A little over a year ago, I heard on of the most meaningful speeches I’d ever heard; given by Anton Valukas, who, among other things, oversaw the Lehman Brothers bankruptcy. The Lehman Brothers bankruptcy was one of the tell-tale signs to me at the time that we were in the midst of a major financial disaster in the world.
Just a year and a half before, in March 2007, I saw the problem in its infancy: the Subprime mortgage market. Working for a company that traded in Mortgage Backed Securities myself, and involved in financial forecasting — seeing companies like Argent Mortgage, Accredited Home Lenders and BNC Mortgage (heh, oddly enough, owned by Lehman) shutting their doors and no longer funding loans — and almost immediately after, declaring bankruptcy, I knew something was going on. Between the 2 and 3 year Adjustable Rate Mortgages now maturing on many of those products, and other bad qualifications that underwriters and Account Executives pushed on Loan officers, particularly those nascent to the profession and didn’t know any better; I saw first hand the beginnings of the crisis, and where it was heading.
Fast forward to March 17, 2012. Three and a half years after the largest bankruptcy in human history… I was listening to the man who oversaw the effective autopsy of Lehman, the signal to myself and the rest of the world that a financial collapse was all but here — and I had a chance to hear his story, in person, for the first time. It was incredible.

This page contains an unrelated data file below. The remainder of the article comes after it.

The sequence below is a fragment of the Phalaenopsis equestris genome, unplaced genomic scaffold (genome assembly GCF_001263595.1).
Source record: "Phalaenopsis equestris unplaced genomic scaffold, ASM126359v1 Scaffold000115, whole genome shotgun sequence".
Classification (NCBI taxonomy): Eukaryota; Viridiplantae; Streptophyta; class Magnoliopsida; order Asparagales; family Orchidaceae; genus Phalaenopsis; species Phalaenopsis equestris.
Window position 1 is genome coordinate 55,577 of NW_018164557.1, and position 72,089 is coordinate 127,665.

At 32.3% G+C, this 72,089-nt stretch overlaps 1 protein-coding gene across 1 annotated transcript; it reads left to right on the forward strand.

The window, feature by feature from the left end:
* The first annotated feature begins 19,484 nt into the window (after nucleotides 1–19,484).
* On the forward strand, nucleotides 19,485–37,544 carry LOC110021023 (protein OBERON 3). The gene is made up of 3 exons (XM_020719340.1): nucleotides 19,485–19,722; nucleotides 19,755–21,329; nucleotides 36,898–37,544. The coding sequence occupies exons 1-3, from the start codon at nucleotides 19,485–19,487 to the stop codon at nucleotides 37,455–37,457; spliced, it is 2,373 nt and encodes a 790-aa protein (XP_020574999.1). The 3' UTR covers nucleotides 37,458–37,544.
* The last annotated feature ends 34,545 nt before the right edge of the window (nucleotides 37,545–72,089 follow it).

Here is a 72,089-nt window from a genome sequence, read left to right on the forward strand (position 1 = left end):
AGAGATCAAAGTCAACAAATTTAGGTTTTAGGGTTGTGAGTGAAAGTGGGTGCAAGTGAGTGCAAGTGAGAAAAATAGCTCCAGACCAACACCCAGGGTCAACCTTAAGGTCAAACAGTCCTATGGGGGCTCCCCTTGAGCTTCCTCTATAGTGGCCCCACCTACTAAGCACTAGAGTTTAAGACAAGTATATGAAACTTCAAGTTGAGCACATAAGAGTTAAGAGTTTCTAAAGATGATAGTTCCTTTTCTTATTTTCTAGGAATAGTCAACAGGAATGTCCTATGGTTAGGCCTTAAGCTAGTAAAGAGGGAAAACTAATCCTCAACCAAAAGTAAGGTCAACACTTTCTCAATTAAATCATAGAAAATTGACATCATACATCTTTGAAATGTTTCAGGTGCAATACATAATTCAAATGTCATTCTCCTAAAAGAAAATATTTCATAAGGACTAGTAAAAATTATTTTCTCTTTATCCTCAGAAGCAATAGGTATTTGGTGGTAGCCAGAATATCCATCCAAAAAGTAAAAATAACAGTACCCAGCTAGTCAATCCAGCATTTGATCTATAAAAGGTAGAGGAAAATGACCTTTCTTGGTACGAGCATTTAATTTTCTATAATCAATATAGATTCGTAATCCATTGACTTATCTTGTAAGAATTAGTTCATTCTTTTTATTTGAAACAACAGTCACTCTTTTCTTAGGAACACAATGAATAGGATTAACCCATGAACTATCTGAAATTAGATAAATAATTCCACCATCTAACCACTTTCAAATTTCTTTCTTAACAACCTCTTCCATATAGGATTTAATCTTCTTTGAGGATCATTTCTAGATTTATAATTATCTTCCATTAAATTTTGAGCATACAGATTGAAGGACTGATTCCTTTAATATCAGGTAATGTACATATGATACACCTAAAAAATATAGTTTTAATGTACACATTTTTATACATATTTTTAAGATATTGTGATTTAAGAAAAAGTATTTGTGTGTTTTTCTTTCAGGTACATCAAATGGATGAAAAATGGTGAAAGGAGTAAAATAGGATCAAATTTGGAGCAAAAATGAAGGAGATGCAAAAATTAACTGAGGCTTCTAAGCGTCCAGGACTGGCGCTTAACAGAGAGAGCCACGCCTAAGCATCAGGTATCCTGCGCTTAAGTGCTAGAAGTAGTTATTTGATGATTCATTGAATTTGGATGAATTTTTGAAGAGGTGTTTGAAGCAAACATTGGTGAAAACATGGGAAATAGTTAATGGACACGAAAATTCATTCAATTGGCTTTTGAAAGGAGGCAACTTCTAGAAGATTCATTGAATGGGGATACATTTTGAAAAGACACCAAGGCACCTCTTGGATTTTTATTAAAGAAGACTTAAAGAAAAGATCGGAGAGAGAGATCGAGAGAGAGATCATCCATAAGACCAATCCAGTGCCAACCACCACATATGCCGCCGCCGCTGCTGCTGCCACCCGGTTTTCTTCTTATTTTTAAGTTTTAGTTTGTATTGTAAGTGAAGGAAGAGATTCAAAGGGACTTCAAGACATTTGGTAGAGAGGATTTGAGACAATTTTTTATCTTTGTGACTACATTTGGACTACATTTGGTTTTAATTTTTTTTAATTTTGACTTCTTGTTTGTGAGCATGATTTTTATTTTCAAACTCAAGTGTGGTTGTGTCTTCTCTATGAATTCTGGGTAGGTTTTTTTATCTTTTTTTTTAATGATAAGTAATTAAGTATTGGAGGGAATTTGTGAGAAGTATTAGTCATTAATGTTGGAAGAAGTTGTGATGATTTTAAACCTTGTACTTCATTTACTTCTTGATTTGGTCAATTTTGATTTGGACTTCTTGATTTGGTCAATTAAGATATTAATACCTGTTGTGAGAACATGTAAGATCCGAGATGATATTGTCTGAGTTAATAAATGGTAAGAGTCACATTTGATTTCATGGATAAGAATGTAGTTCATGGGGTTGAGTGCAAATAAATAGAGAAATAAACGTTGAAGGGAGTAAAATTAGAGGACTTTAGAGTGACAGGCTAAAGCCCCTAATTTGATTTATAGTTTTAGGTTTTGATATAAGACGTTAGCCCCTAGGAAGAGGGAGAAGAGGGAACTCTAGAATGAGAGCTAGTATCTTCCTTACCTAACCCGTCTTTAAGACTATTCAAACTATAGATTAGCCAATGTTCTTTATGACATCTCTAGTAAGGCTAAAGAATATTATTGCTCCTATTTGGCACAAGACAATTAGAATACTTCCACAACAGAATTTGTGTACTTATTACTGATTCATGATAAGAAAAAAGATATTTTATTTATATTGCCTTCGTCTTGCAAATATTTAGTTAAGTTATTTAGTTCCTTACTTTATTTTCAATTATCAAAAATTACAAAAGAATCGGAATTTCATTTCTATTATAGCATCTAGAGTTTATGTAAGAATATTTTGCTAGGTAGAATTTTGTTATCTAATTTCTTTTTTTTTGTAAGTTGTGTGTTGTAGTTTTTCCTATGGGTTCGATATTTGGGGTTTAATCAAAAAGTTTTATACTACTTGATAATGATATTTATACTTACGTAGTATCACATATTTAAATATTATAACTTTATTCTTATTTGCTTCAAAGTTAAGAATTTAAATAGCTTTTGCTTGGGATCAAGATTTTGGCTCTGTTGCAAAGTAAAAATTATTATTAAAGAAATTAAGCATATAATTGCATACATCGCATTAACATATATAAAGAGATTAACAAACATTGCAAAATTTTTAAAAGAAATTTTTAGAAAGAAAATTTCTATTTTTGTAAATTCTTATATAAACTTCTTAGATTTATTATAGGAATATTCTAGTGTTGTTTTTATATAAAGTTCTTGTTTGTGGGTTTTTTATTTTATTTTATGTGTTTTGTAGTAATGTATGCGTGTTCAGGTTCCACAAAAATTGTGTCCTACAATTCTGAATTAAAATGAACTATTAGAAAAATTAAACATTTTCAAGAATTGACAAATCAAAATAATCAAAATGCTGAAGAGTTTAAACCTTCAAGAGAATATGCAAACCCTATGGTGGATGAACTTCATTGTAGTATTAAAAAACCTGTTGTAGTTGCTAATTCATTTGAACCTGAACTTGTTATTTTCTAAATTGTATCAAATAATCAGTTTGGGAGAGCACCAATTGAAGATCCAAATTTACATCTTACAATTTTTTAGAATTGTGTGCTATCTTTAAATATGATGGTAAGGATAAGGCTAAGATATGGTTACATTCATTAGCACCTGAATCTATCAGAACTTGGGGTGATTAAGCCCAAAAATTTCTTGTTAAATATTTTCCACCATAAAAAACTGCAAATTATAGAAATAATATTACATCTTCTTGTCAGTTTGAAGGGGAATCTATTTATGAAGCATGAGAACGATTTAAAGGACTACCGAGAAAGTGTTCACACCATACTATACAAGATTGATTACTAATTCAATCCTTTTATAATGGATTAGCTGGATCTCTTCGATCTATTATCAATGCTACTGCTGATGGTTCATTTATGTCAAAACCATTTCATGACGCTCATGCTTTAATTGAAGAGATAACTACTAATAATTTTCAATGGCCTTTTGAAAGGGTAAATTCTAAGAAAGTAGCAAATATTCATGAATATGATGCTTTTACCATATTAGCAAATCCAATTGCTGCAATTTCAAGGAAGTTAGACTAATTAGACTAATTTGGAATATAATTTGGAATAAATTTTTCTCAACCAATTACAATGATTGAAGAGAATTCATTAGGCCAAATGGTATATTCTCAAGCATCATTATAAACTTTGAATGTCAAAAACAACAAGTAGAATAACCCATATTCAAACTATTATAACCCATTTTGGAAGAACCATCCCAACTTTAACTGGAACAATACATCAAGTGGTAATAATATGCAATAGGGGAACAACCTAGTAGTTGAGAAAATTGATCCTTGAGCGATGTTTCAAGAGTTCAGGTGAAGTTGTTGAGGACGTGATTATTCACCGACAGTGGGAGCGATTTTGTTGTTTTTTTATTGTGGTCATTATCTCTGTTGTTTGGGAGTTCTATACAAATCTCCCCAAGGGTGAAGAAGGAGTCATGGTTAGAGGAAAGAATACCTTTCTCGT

The financial collapse cost me a lot, personally — both in my net worth, and for awhile, my sense of self-worth. It took me a long time to recover from having to trade my corner office and glass desk for a security officer’s uniform and a Ford Focus with an amber light on the top of it. Listening, and then getting a chance to talk briefly to, one of my heroes in business and law — a man who, to me, was a man who’s ethics were infallible — was an incredible experience.
“Are ethics in business a contradiction in terms?” I find myself asking a lot. Everything from Enron to Lehman to the collapse of New Century Financial tested my view on ethics in business.
That’s one reason I’m grateful for my time at the EMU College of Business, and a couple of instructors in particular. Everything from “Ethos Week” to Ethics classes I’ve taken has given me a renewed sense of optimism in the future of business. I figure, if all of the money spent on things like Ethos Week, and Ethics classes, and all the things people find inconvenient save us from even ONE financial disaster in some way or another… is it worth it?
- Ethics – the 5th rock from the sun? (ethicaltravelphotography.wordpress.com)
- Unraveling the Ethical Dilemma (Part 1) (ethicsbythebook.wordpress.com)
- Measure (and Reward) Ethical Behavior (csuitementor.wordpress.com)
- Measure (and Reward) Ethical Behavior (inc.com)
- Ethical issues in businesses (expertscolumn.com)
- Accounting Fraud: Thornburg Mortgage (waldrondesign.wordpress.com)
- Rutgers Institute for Ethical Leadership Awarded $2.6 million from Prudential (sacbee.com)
Great post. I question business “ethics” frequently myself, and am grateful to my education for showing me that it is not always so black and white.
I am glad you found my post and shared this link. “Live long and prosper”
-A fellow ‘geek’
Thanks for the reply and reading. It’s nice to know people think my mental ramblings are actually interesting — and that people agree with them! Haha
Live Long And Prosper. \\//,